Tuesday, May 15, 2007

Practice makes perfect? Don't think so

Every day on her way to work, Mary passes by a "violinist" in the corridor leading from the number 7 subway at Grand Central Station to the 4/5/6 line (she takes the 6 one stop, down to her office neighborhood).

"Violinist" is in quotes because, well, this fellow needs a few lessons. He looks to be about 70-plus years old, and he literally saws on the violin. Back and forth, short little bowings. Maybe there's a tune in there somewhere, but it's hard to believe that anyone could sound worse.

The thing is, he's in the subway all day long, because Mary sees him in the evenings most days, too.

How can he not improve with that much practice?

It's like the homeless woman who simply inhales and exhales on the harmonica in the Port Authority Bus Terminal. No tune--just inhale, exhale, inhale, exhale. Wait for spare change. Inhale, exhale, inhale, exhale. Surprising that she doesn't pass out.

Today, Mary took a walk at lunchtime, intending to find a place to sit and read her book. Instead, she felt like walking for quite awhile. So, holding her book under her arm, she walked along the (breezy today!) streets of New York, past the tourists at the Empire State Building and down a couple of avenues.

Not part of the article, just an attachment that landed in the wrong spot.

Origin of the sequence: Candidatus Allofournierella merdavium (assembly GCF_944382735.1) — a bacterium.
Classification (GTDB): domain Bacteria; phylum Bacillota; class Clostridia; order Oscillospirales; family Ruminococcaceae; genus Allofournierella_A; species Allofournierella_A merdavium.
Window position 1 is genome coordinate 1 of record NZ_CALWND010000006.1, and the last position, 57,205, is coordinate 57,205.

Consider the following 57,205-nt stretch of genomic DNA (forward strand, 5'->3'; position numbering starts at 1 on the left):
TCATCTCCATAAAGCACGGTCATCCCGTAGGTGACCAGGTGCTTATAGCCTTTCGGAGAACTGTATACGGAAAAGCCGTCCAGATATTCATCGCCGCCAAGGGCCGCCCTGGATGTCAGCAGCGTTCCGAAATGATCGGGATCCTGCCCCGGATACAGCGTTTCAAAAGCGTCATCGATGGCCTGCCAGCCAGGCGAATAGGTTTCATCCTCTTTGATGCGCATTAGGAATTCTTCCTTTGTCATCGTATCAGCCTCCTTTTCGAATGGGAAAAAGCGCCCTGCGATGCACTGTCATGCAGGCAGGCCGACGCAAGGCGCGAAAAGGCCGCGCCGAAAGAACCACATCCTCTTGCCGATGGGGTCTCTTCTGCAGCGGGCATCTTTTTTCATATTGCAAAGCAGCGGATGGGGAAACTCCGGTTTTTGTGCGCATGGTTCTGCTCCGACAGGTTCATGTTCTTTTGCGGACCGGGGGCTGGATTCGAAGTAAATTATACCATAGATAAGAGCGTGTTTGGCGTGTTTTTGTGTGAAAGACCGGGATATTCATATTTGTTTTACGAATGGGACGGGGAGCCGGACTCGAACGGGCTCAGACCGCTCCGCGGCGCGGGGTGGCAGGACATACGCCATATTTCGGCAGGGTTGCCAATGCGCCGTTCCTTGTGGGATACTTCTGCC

At a stoplight, an old man walking his bicycle on the sidewalk said--as he looked at the book under her arm--"That's the only book by James Joyce that doesn't make you crazy." This rumpled-looking fellow with disheveled gray hair (under a bicycle helmet) and beard, with clothes that surely never had been pressed, had read a lot of Joyce, including the book Mary is reading, A Portrait of the Artist as a Young Man. He said he enjoyed the stories of Dubliners but took months to read the author's other works--and wasn't sure they were worth the effort, after several tries.

Guess practice doesn't always make perfect. Another myth debunked.

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